Money back! I have some excellent battery powered garden equipment from Black & Decker. This was not in the same league. I’ll review other devices shortly. More positively I promise.

The kit straight out of the box and assembled easily enough.
The blower aimed rather stupidly at the hedge but I was holding the camera at the time.
The guard that should come off easily (to judge from one YouTube review) when pressing the button at the top of the photo. It didn’t.
The battery is one of two I have already. Very light and efficient though expensive to purchase on its own.
Power select. Well it works but the highest setting is inadequate for wet leaves!
With the help of my screwdriver I removed the guard. The larger suction nozzle connects to this.
And here is said attachment. The collection bag is underneath and there can be spied my trusty and very necessary screwdriver. 
The handle at the top is used to wield the vac when the bag is attached. (It never got full.)
All attached and ship shape I hoped.
And here we are in action. The leaves don’t look insurmountable do they.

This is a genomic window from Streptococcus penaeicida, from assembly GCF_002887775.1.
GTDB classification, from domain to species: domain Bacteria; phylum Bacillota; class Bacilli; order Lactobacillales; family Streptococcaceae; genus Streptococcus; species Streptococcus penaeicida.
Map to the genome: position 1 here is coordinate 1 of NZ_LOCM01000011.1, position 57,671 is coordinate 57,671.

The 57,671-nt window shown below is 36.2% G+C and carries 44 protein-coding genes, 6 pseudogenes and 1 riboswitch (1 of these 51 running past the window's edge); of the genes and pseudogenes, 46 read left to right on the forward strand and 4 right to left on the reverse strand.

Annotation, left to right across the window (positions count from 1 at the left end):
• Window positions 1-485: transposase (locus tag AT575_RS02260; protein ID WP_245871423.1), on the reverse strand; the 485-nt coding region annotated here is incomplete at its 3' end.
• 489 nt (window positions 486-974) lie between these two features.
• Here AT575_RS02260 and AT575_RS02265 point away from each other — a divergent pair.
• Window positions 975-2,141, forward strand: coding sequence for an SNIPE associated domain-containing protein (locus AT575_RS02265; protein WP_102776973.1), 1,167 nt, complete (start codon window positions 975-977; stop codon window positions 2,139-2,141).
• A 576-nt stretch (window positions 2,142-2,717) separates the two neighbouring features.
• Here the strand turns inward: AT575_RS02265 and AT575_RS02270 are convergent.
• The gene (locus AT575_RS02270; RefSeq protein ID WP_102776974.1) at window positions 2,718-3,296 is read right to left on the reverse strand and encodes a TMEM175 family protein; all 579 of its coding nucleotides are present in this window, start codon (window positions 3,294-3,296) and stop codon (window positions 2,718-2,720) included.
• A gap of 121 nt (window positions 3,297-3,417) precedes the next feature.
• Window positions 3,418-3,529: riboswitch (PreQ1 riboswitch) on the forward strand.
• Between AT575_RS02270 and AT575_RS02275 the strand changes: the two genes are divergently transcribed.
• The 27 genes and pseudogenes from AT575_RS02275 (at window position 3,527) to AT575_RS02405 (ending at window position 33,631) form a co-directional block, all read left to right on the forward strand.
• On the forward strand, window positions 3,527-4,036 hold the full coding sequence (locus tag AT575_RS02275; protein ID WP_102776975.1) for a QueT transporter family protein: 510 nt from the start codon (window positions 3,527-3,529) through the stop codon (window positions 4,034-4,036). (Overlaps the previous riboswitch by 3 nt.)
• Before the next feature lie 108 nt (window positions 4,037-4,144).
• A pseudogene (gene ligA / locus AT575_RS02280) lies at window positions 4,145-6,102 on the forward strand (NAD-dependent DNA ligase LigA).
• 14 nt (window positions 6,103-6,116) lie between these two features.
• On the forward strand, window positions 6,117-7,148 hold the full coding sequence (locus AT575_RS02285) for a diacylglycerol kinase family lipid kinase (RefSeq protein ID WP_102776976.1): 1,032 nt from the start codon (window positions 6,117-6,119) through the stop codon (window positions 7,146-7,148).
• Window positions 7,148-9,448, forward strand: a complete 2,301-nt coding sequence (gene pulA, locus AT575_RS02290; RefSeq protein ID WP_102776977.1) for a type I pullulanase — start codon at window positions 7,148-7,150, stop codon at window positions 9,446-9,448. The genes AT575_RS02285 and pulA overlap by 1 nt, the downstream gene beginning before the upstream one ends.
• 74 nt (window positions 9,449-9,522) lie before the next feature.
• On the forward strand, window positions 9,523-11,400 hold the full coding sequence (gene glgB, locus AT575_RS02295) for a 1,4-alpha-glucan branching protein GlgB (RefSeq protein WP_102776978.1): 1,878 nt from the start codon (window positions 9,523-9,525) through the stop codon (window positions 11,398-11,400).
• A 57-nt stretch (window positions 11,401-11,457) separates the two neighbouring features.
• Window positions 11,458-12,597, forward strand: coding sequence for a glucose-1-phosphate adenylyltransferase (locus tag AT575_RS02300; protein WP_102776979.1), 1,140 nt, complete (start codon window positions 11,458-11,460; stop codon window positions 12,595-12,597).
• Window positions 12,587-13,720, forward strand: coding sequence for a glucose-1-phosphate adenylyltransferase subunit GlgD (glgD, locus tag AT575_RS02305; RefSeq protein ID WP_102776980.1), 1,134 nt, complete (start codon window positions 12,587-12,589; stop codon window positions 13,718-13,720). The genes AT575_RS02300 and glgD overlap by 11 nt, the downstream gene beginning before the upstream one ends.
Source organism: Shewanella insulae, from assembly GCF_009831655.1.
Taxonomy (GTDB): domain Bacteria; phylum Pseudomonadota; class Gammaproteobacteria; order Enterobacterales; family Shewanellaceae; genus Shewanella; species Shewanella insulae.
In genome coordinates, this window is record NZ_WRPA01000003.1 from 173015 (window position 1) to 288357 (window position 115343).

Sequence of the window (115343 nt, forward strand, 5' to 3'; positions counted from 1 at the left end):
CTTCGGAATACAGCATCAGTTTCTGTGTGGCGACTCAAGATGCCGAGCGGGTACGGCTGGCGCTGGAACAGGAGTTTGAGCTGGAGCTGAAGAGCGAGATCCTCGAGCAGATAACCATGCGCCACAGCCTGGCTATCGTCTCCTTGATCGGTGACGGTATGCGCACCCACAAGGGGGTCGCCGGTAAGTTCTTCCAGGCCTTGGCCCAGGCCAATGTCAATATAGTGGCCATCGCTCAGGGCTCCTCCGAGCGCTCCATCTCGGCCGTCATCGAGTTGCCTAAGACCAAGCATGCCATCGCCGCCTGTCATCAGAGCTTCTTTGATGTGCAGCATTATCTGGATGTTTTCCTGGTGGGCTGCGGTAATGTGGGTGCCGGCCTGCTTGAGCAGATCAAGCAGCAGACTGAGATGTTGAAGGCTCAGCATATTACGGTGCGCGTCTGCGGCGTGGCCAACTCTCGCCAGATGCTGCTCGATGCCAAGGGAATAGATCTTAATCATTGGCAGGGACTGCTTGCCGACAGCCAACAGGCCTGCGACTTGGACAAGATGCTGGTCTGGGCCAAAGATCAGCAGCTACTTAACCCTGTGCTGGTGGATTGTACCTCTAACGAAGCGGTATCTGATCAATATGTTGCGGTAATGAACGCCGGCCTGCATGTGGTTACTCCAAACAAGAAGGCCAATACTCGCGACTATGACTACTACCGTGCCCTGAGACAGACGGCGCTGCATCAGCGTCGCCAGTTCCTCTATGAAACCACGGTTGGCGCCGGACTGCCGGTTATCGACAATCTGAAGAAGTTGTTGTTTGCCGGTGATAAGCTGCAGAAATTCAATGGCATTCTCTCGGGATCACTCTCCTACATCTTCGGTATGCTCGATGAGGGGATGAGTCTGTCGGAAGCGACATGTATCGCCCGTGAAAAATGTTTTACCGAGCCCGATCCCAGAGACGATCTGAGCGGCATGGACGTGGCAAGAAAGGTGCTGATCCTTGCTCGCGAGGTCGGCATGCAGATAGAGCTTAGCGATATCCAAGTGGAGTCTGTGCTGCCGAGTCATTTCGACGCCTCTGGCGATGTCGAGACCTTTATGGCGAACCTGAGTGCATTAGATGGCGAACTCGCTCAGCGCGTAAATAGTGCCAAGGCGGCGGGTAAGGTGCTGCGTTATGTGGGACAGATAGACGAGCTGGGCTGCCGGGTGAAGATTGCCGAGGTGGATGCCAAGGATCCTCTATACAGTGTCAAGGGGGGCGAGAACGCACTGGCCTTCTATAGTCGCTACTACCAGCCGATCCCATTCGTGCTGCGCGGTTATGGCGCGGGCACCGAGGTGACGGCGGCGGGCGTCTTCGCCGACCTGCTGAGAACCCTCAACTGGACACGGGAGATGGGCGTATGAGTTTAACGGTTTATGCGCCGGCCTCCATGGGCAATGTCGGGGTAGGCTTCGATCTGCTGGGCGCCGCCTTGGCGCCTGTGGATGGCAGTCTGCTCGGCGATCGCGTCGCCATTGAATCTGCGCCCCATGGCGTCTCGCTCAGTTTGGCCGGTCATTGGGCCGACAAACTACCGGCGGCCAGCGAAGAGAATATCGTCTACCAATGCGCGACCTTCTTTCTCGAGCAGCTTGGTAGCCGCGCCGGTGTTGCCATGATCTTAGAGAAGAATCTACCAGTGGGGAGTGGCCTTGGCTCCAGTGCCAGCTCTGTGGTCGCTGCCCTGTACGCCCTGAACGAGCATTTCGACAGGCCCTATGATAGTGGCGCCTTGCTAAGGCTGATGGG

Two batteries, one attached to charger.

Hodsock Priory, 20th February 2004

The best place near our home to view snowdrops in a beautiful environment is Hodsock Priory near Blyth in North Nottinghamshire. I have featured the gardens several times. I came across several twelve year old photographs that may be of interest.

As can be seen, there used to be a marquee tent used for refreshments where now the rather plush dining hall stands. Looking at the displays of snowdrops in this 2004 image, the display seems not so plush as last season!
Sam Arnott snowdrops in profusion and offered for sale. Now I realise where I first obtained my own supply. They have certainly spread in our garden providing our most profuse variety.
The display of snowdrops here fanning out in the lawns is more dense now, particularly special when viewed from the house itself or, more usually, from the top garden.
The display of Leucojum vernum has improved markedly over the years, the bulbs reveling in the moist soil by the lake. The Sarcococca shrubs are still there, though larger now and even more intensely fragrant.